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NGC 6745: The Astronomer's Story


by Roger Lynds and Earl O'Neil Jr.

The picture portrays the aftermath of a direct mechanical collision between two galaxies, as distinct from more distant gravitational interactions. In the latter, more common situation we customarily see tidal distortions in one or both galaxies, possibly with the addition of large scale structures created by pressure-induced star formation triggered by the passage of gravitational shock waves through the gaseous and particulate interstellar media in one or both galaxies. However, in the case of NGC 6745 pictured here, two galaxies actually collided.

Interacting Galaxy System NGC 6745

When galaxies collide, the stars that normally comprise the major portion of the luminous masses of the two galaxies will almost never collide with each other but will pass rather freely between each other with little prominent and immediate evidence in the aftermath that anything has happened. The reason is that the physical size of individual stars is so tiny compared with their typical separations that the probability of physical encounter is vanishingly small.

However, the situation is quite different for the interstellar media in the two galaxies - media consisting largely of clouds of atomic and molecular gases and of tiny particles of matter, dust, strongly coupled to the gas. Wherever the interstellar clouds of the two galaxies collide, they do not freely interpenetrate but, rather, suffer inelastic collision. If the relative velocity in such collisions is sufficiently high, the ram pressure at the collision interface will produce material densities sufficiently extreme as to trigger star formation through gravitational collapse, in much the same way that star formation is triggered by the high material densities in gravitationally induced shock waves.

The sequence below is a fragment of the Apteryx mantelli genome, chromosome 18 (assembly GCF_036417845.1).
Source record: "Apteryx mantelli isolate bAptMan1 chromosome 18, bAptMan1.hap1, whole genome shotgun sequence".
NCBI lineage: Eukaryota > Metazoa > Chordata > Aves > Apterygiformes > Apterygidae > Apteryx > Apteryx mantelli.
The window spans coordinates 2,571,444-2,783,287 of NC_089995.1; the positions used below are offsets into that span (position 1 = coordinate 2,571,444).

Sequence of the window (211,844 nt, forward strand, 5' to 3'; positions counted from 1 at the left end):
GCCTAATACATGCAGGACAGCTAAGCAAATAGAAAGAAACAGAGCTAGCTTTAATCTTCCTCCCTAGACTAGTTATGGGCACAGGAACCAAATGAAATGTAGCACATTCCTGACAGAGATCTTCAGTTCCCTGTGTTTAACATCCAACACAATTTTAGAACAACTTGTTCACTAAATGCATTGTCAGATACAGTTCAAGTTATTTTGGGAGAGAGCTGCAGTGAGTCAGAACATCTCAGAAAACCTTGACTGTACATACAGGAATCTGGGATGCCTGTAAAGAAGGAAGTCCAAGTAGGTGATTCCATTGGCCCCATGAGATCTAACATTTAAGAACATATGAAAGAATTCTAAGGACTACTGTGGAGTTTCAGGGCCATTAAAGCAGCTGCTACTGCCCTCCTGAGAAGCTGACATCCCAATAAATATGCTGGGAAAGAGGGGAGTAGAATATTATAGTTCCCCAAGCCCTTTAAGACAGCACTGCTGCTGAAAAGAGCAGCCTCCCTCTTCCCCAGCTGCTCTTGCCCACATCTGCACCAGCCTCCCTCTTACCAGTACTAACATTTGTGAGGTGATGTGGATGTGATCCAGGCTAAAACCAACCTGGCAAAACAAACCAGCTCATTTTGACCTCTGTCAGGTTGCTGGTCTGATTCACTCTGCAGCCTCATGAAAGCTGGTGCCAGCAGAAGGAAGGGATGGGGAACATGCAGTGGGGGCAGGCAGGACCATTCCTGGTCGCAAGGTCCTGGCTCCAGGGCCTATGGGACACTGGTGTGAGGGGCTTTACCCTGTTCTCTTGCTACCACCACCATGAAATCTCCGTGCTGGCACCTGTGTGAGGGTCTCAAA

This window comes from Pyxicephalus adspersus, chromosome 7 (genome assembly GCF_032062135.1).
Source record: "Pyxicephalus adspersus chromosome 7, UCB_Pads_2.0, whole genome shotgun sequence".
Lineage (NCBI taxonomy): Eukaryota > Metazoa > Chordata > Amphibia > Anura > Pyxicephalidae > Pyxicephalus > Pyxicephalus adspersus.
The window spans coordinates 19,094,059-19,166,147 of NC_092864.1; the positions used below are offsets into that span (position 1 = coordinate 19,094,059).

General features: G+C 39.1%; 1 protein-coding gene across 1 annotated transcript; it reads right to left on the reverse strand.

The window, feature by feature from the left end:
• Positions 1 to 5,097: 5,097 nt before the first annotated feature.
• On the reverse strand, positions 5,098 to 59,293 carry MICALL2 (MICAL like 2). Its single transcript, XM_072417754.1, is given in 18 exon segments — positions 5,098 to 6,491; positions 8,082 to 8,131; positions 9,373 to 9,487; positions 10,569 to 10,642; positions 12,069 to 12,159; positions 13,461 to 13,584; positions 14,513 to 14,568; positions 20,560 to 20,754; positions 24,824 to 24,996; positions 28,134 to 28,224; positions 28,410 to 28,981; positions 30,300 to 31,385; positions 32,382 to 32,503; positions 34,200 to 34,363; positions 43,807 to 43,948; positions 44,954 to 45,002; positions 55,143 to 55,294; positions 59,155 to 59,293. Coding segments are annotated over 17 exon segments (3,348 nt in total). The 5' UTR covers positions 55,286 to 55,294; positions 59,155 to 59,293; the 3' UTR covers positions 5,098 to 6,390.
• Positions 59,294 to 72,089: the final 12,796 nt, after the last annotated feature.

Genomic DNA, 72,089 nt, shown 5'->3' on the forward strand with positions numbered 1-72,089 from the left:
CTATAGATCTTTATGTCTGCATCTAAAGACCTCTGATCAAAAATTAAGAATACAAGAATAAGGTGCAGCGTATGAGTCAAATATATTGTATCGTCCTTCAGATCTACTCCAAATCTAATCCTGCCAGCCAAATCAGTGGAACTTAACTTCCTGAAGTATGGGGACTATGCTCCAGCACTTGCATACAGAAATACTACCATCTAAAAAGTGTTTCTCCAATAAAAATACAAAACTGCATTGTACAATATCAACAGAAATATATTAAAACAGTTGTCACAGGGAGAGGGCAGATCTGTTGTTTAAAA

Because stars in the first few million years of their life are so extraordinarily luminous and blue, their distribution is often the most immediate and obvious indication that there has been a gravitational interaction - and also, in rare instances, an actual physical collision. The distribution of luminous blue stars and clusters of such stars in NGC 6745 indicates such a case.

Using established terminology in describing the sequence of events, the dominant ('target') galaxy, galaxy (a), in NGC 6745 is above center in the illustration, with its nucleus and two attendant spiral arms about half way between the center and the top of the illustration. The intruding galaxy, galaxy (c), came from a region to the left of the upper-left corner on a gravitationally curved trajectory, passed on the near side of the nucleus of galaxy (a) - inducing shock waves in its passage, including those responsible for the present spiral structure, collided with the interstellar medium of galaxy (a) shortly after passing the nucleus, and has now reached its present location at the lower-right corner of the illustration.

In this scenario the arc of bright blue clusters of stars along the upper-right boundary of galaxy (a) corresponds to the locus of star formation induced by the propagating gravitational shock from the passage of galaxy (c). The dense association of bright blue star clusters seen to be coextensive with and protruding down and to the right of the lower terminus of that arc toward galaxy (a) comprises the stars produced by ram pressure in the physical encounter between the interstellar media of the two galaxies. One of the indications that there actually was such a collision between galaxies (a) and (c) is that, at high contrast, the blue 'tendrils' of the star cluster distribution are seen to extend all the way into galaxy (c). Galaxy (c) seems to show little evidence of current star formation and may have been largely shorn of its interstellar medium.

It will also be noted that there is an abundance of ruddy structures indicating dust clouds near the junction between the lower terminus of the arc and the downward distribution of bright star clusters, but that these do not extend very far into this distribution. It appears then that these stars clusters are simply outrunning interstellar clouds that did not receive sufficient momentum exchange from galaxy (a) to keep up. A result will be that future astronomers 100 million years or so from now will classify NGC 6745 as a triple system, three galaxies in a nearly straight line.